8 Gender Diverse Novels You Should Read For Women’s History Month

The transition from Black History Month to Women’s History Month is always an exciting time for me because it means another month of prioritizing diverse reads around different marginalized communities. Since embarking on my journey into feminism during my time as an undergraduate, I’ve since enjoyed traversing through feminist texts that explore the full scope of gendered issues, whether in fiction or non-fiction books.

It’s helped me learn about the issues affecting my own communities. Feminism has also forced me to realize the many ways I hold privilege over others and how I can use that privilege to center those our society has tried to leave behind. Admittedly, feminism can be intimidating to those who are eager to learn but perhaps aren’t sure where to begin. If this is you, luckily I’ve got you covered!

Here are eight gender-diverse novels that will thoroughly acquaint you with various feminist topics or help you build on any existing scholarship you may already possess:

Dawn by Octavia Butler

Octavia Butler was an award-winning Black science fiction writer. She received the MacArthur “genius” Grant in 1995, won two Hugo and Nebula Awards, and the PEN West Lifetime Achievement Award in 2001. Butler’s body of work shares themes of Afro-futurism, dystopia, and feminism. Octavia Butler’s 1987 novel Dawn is a thrilling sci-fi that explores constructs such as gender, race, and sexuality.

Given the themes, Dawn could’ve very well been published now. For example, Butler displays people’s unwillingness to respect the authority of Black women as we don’t just get to be The Chosen One without great doubt and much resistance. Butler additionally shows characters struggling to adapt during a pivotal time of crisis and change. And critiques people’s willful ignorance and lack of imagination when it comes to the spectrum of gender and sexuality.

While pointed, Octavia Butler’s necessary examinations and critiques in the novel remained optimistic. The power to fix what is broken still lies in our own hands. Overall, Butler’s insightful words stood the test of time.

Ace: What Asexuality Reveals About Desire, Society, and the Meaning of Sex by Angela Chen

Angela Chen is a longtime journalist, writer, and editor with work in The New York Times and The Atlantic. In 2020, she utilized her skills in journalism to compile a series of (reported) essays into book form. Each chapter of Ace examines what asexuality looks like for different marginalized people (Black, trans, disabled, etc.), how it feels, some common misconceptions about the ace community, and ultimately what everyone can learn from asexuality whether they’re identified as asexual or not.

There simply isn’t another book like this one. Angela Chen expertly and thoughtfully built on the existing research and scholarship surrounding asexuality. Therefore, people will undoubtedly use this novel to further expand upon necessary discussions regarding the ace community.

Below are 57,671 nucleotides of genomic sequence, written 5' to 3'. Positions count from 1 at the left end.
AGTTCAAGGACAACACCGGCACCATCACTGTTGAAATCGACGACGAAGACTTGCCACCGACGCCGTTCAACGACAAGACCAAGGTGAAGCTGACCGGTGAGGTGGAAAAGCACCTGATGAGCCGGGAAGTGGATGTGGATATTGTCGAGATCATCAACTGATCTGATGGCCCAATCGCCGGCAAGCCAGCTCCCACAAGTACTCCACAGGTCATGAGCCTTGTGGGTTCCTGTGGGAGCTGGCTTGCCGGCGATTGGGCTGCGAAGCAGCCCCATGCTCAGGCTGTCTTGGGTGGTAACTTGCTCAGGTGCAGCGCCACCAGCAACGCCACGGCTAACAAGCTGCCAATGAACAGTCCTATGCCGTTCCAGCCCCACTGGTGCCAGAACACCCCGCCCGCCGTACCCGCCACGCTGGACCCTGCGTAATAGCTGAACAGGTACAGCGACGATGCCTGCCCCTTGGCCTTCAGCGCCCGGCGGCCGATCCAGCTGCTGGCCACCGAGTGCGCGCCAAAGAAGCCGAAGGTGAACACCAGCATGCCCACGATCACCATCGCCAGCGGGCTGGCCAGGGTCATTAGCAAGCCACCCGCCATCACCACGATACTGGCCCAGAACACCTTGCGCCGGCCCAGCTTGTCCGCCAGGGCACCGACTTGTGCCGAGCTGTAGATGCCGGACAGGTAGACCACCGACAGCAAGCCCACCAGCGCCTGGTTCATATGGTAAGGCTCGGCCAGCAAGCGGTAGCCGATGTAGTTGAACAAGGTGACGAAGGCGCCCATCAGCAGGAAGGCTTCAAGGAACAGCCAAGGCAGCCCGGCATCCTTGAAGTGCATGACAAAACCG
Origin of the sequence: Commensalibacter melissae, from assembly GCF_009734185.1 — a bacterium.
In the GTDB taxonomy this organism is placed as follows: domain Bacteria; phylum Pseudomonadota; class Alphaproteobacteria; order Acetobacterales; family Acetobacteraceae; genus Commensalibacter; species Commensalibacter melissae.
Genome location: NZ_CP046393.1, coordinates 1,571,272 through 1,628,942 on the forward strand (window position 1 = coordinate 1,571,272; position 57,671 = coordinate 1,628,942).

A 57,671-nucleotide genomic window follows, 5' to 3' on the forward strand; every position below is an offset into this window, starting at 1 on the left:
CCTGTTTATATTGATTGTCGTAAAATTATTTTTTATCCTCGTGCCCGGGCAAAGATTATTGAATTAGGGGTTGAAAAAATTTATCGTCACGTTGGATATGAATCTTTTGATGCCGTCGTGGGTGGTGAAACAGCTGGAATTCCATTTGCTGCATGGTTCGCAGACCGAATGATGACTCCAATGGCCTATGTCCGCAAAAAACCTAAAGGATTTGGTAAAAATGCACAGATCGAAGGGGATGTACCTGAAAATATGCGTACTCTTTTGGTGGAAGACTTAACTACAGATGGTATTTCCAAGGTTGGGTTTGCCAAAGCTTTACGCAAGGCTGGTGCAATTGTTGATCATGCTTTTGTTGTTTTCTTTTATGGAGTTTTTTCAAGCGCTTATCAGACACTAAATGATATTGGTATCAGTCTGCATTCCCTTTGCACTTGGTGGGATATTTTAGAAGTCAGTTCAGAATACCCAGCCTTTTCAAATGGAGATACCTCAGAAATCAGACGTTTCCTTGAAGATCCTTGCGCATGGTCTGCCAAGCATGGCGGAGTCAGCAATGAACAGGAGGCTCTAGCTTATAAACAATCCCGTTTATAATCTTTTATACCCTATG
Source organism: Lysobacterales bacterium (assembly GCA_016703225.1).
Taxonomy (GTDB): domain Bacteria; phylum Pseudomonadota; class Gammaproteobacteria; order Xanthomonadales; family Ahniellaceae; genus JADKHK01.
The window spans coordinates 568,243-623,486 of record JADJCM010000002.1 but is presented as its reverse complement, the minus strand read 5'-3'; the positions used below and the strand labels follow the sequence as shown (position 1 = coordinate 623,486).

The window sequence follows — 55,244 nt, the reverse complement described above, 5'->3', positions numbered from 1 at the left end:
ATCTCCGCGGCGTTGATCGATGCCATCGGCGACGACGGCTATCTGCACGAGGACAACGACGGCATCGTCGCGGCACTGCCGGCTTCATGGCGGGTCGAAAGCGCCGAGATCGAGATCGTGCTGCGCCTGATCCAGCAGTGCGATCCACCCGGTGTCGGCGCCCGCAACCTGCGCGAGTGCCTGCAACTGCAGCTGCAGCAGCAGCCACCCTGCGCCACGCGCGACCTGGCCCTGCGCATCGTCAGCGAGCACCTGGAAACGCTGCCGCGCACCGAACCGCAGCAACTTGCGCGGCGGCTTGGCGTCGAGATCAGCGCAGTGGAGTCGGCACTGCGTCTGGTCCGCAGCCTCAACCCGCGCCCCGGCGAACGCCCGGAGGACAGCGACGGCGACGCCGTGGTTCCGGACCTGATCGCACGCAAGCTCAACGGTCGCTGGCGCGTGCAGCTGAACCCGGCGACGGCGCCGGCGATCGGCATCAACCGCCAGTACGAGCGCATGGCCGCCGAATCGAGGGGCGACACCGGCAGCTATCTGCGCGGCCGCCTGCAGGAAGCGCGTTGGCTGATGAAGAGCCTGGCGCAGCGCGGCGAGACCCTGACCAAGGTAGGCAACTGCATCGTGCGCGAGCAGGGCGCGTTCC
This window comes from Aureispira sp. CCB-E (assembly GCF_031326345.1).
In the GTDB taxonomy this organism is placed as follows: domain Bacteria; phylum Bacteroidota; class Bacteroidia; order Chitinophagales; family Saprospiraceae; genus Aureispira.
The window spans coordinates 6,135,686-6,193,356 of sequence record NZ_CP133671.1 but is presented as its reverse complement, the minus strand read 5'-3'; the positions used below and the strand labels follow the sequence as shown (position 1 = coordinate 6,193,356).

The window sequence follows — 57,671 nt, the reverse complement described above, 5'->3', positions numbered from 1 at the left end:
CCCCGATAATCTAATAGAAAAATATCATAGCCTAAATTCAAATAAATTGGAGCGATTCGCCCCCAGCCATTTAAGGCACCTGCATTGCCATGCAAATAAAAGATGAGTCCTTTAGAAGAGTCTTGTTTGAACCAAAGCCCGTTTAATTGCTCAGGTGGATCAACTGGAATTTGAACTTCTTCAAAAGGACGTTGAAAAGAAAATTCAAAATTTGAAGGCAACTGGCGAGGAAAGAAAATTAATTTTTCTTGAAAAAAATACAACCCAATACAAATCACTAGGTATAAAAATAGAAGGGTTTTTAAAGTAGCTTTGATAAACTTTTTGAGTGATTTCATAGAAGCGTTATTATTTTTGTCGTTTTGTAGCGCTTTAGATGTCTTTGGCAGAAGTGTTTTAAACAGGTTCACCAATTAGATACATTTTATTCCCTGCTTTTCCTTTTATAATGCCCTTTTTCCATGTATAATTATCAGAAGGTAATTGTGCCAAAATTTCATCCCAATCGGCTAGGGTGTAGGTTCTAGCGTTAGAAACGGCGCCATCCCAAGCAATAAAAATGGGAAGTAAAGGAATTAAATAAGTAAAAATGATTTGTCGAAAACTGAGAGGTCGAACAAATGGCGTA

Or this book will be the marker for readers who just want to learn more about asexuality in hopes of becoming an ally. Either way, Angela Chen’s work with Ace will mean a lot to people for a very long time.

Yes Means Yes!: Visions of Female Sexual Power and a World Without Rape edited by Jessica Valenti and Jaclyn Friedman

Yes Means Yes! is a book of non-fiction essays by varying authors on the politics of sex, female sexuality and desire, sexuality that defies cis-heteronormativity, and not only on the importance of dismantling rape culture but how we can work together to dismantle rape culture under patriarchy.

Yes Means Yes! was originally published in 2008, but the second edition was (re)published in 2019 with an added foreword written by Margret Cho. In revisiting this book, it’s interesting to see how the aforementioned conversations and pro-sex/anti-rape movements have progressed or regressed 14 years later. Rest assured, the road to liberation of any kind isn’t linear; thus Yes Means Yes! is a necessary insight into how far we've come and how much farther we need to go towards building better worlds for women.

Hood Feminism by Mikki Kendall

Hood Feminism by Mikki Kendall is another book of essays. But in this book, Kendall demonstrates how various socio-political issues such as abortion rights, housing inequity and homelessness, and gun violence are in fact feminist topics—and should thus be prioritized by mainstream feminism—for the way such issues affect women, specifically the most marginalized women (Black, trans, lower-income, disabled, etc.).